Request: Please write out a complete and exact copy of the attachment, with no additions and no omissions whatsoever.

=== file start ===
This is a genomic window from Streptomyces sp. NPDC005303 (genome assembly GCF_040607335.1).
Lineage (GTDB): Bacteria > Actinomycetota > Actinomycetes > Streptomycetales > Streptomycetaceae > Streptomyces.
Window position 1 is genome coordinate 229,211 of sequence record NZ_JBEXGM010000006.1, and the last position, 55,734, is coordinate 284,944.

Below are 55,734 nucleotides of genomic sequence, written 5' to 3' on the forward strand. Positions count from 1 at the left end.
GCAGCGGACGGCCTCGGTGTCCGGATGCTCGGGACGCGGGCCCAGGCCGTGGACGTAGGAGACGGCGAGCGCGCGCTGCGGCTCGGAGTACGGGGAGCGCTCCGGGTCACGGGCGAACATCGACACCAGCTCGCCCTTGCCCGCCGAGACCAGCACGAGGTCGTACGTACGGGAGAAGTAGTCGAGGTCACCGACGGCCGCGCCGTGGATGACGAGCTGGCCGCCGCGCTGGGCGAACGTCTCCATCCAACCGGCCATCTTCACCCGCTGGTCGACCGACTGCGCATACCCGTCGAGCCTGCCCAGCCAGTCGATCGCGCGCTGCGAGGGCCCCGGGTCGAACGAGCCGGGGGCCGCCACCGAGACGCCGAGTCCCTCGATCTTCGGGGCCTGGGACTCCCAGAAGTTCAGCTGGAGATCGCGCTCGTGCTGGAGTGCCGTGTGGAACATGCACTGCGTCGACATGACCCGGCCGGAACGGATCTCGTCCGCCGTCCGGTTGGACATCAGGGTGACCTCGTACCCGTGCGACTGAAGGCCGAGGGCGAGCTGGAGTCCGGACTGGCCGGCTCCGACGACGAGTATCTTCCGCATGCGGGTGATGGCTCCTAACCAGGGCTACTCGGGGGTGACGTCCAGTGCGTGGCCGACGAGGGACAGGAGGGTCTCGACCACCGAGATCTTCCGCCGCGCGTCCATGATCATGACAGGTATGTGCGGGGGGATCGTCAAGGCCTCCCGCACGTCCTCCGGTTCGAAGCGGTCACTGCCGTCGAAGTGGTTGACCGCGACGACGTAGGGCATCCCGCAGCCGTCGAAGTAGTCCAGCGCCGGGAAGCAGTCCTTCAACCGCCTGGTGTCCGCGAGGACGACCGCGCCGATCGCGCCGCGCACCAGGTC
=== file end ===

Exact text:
This is a genomic window from Streptomyces sp. NPDC005303 (genome assembly GCF_040607335.1).
Lineage (GTDB): Bacteria > Actinomycetota > Actinomycetes > Streptomycetales > Streptomycetaceae > Streptomyces.
Window position 1 is genome coordinate 229,211 of sequence record NZ_JBEXGM010000006.1, and the last position, 55,734, is coordinate 284,944.

Below are 55,734 nucleotides of genomic sequence, written 5' to 3' on the forward strand. Positions count from 1 at the left end.
GCAGCGGACGGCCTCGGTGTCCGGATGCTCGGGACGCGGGCCCAGGCCGTGGACGTAGGAGACGGCGAGCGCGCGCTGCGGCTCGGAGTACGGGGAGCGCTCCGGGTCACGGGCGAACATCGACACCAGCTCGCCCTTGCCCGCCGAGACCAGCACGAGGTCGTACGTACGGGAGAAGTAGTCGAGGTCACCGACGGCCGCGCCGTGGATGACGAGCTGGCCGCCGCGCTGGGCGAACGTCTCCATCCAACCGGCCATCTTCACCCGCTGGTCGACCGACTGCGCATACCCGTCGAGCCTGCCCAGCCAGTCGATCGCGCGCTGCGAGGGCCCCGGGTCGAACGAGCCGGGGGCCGCCACCGAGACGCCGAGTCCCTCGATCTTCGGGGCCTGGGACTCCCAGAAGTTCAGCTGGAGATCGCGCTCGTGCTGGAGTGCCGTGTGGAACATGCACTGCGTCGACATGACCCGGCCGGAACGGATCTCGTCCGCCGTCCGGTTGGACATCAGGGTGACCTCGTACCCGTGCGACTGAAGGCCGAGGGCGAGCTGGAGTCCGGACTGGCCGGCTCCGACGACGAGTATCTTCCGCATGCGGGTGATGGCTCCTAACCAGGGCTACTCGGGGGTGACGTCCAGTGCGTGGCCGACGAGGGACAGGAGGGTCTCGACCACCGAGATCTTCCGCCGCGCGTCCATGATCATGACAGGTATGTGCGGGGGGATCGTCAAGGCCTCCCGCACGTCCTCCGGTTCGAAGCGGTCACTGCCGTCGAAGTGGTTGACCGCGACGACGTAGGGCATCCCGCAGCCGTCGAAGTAGTCCAGCGCCGGGAAGCAGTCCTTCAACCGCCTGGTGTCCGCGAGGACGACCGCGCCGATCGCGCCGCGCACCAGGTC